John 14:16 And I will ask the Father, and He will give you another Helper, so that He may abide with you forever, John 14:17 the Spirit of truth, whom the world cannot receive, because it neither sees Him nor knows Him; but you know Him, because He abides with you and shall be in you (English Majority Text).
I have a few more thoughts concerning the question of who Jesus was referring to when he spoke of the “Counselor” (translated “Helper” in the above version); but the previous article was already so long that I didn’t think I should prolong it any longer.
There are objections which might be made to my exposition of Jesus’ prophecy. Despite all I wrote, it would seem to be obvious that Jesus wasn’t talking about a human messenger because he said that the world cannot receive [Him], because it neither sees Him nor knows Him. Since the world could see a human messenger, but this messenger can’t be seen by the world, then Jesus must haved been talking about a non-human spirit (or Spirit).
Let me answer that objection by referring to the the ministry of that holy and truthful spirit, Jesus Christ, as John (or whoever else may have written this Gospel account) presented it. In John chapter 1, it was written that when the “true light” (referring to Jesus) had come into the world, Joh 1:10 He was in the world, and the world came to be through Him, and the world did not know Him. Joh 1:11 He came to His own, and His own did not receive Him. Here was a situation where God’s messenger was in the world, and could be physically seen by the world and “his own”; yet they nevertheless did not receive or know him. Why not? If it’s the inability to physically see the coming “helper” which prevents the world from receiving or knowing him, what prevented the world and “his own” from receiving and knowing Jesus Christ, whom they certainly could physically see? The answer is that even though the physical eye could see him, they still were unable to “see” or “perceive” him.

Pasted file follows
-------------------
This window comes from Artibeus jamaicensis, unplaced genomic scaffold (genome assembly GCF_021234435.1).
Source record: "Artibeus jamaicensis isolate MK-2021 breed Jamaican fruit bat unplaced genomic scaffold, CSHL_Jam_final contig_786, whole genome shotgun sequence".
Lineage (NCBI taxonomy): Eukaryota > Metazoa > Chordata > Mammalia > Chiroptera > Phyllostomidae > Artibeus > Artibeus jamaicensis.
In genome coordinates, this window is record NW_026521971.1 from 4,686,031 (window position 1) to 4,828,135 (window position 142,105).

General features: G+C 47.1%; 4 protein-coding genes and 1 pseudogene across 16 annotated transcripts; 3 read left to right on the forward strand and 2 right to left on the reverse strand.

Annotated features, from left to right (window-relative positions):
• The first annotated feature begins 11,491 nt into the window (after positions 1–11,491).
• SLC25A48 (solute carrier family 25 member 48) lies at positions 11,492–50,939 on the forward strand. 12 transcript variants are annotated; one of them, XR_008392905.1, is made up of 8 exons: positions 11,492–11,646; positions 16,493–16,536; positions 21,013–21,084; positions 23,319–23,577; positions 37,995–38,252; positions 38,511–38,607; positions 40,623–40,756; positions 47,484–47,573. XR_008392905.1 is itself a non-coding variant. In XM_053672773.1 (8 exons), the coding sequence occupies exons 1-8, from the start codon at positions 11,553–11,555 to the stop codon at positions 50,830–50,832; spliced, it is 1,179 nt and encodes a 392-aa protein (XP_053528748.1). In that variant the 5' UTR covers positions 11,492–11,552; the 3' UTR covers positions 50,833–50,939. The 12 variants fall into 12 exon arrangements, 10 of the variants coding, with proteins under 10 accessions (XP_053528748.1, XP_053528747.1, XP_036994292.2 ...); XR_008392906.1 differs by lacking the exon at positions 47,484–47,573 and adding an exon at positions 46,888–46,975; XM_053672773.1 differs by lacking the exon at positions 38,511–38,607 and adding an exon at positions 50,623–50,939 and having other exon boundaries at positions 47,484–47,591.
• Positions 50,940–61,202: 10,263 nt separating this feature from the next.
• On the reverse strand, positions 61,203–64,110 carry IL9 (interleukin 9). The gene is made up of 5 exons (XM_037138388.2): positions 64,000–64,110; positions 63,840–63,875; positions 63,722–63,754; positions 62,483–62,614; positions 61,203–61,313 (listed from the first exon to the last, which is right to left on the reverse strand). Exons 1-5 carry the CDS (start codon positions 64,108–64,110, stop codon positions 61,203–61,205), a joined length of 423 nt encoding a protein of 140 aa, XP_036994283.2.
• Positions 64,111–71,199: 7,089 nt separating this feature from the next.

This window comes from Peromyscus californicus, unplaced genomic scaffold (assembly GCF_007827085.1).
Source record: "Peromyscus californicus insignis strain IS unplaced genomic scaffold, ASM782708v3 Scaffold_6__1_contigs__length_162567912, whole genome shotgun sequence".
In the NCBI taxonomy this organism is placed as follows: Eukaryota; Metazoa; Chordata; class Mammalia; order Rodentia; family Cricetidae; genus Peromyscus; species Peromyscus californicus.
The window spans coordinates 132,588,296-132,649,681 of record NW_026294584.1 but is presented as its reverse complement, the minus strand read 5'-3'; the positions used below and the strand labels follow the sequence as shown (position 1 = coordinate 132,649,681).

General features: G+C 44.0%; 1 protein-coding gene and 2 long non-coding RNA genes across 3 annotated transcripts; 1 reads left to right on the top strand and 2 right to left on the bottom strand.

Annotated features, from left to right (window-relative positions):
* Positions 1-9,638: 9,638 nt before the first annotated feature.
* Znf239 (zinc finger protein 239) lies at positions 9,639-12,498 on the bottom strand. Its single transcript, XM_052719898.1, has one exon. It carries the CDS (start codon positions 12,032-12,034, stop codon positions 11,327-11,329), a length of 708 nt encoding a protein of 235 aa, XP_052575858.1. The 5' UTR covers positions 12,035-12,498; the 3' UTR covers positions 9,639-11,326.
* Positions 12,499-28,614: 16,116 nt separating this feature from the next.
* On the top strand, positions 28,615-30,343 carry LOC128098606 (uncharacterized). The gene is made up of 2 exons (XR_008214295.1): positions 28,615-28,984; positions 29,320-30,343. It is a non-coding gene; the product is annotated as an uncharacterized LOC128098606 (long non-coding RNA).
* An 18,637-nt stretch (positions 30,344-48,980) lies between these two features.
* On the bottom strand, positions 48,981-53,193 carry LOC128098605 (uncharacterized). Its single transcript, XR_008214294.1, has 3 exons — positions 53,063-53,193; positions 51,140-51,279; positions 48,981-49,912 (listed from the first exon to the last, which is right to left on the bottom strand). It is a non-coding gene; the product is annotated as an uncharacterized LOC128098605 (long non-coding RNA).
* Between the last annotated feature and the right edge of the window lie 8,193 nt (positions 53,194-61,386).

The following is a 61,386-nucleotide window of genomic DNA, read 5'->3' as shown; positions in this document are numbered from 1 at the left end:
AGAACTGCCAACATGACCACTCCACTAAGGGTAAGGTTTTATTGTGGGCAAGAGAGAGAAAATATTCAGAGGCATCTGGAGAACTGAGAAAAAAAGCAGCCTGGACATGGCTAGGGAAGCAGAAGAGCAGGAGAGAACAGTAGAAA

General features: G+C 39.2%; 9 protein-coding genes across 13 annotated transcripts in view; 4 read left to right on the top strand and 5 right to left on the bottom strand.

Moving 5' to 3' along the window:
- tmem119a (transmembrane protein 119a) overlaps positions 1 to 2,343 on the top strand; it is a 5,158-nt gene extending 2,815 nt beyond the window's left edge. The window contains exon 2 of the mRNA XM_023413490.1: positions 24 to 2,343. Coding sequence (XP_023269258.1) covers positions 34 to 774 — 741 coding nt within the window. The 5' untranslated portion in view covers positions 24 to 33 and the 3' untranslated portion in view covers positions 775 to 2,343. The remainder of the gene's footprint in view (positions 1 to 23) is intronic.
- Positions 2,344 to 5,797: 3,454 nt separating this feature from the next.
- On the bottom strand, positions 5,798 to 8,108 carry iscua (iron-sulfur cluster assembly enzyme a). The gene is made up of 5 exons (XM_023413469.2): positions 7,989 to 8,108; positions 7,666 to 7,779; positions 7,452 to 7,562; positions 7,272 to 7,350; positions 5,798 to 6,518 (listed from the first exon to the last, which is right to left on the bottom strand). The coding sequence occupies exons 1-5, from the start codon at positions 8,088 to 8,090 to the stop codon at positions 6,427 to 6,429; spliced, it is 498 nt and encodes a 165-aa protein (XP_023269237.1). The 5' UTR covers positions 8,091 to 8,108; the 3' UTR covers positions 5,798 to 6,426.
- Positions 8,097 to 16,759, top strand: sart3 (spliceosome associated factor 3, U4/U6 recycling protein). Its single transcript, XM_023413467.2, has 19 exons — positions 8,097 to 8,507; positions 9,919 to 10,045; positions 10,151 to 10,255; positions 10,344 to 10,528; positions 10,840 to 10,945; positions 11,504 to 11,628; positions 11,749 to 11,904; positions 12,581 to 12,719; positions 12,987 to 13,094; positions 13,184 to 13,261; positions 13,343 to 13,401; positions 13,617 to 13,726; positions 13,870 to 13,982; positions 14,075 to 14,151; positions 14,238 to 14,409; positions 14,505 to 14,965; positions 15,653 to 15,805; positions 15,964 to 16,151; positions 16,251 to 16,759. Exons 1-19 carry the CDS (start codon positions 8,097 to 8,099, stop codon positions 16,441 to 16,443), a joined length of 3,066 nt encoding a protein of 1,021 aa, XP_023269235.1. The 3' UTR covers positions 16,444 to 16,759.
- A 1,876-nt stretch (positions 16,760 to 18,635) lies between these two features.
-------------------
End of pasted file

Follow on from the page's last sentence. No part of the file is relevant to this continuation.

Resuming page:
Both in the Bible and the Qur’an, the concept of “seeing” someone or something frequently goes much deeper than being able to perceive with the physical eye. For instance, “Mark” records a story about a situation when the disciples of Jesus had forgotten to bring along bread to eat. So when Jesus warned them to beware of the leaven of the Pharisees and the leaven of Herod, they decided it must be a subtle reprimand for forgetting to bring bread. Mark 8:17 And Jesus, aware of this, said to them, “Why are you discussing the fact that you have no bread? Do you not yet perceive or understand? Are your hearts hardened? Mark 8:18 Having eyes do you not see, and having ears do you not hear? And do you not remember? Mark 8:19 When I broke the five loaves for the five thousand, how many baskets full of broken pieces did you take up?” They said to him, “Twelve.” Mark 8:20 “And the seven for the four thousand, how many baskets full of broken pieces did you take up?” And they said to him, “Seven.” Mark 8:21 And he said to them, “Do you not yet understand?” (English Standard Version)